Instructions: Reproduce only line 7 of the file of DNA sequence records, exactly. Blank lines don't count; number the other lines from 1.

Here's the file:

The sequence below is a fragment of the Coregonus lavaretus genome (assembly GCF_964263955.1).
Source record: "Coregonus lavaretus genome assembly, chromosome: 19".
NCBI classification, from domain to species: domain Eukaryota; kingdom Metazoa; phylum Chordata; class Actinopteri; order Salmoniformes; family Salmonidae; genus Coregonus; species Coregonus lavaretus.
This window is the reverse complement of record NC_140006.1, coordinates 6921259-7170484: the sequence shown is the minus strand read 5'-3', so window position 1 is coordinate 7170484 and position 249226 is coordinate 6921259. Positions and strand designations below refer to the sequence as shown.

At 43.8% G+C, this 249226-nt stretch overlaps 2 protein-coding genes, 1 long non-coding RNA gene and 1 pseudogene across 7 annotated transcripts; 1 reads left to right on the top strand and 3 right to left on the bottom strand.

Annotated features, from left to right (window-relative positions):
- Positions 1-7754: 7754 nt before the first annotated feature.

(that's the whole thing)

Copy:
- Positions 1-7754: 7754 nt before the first annotated feature.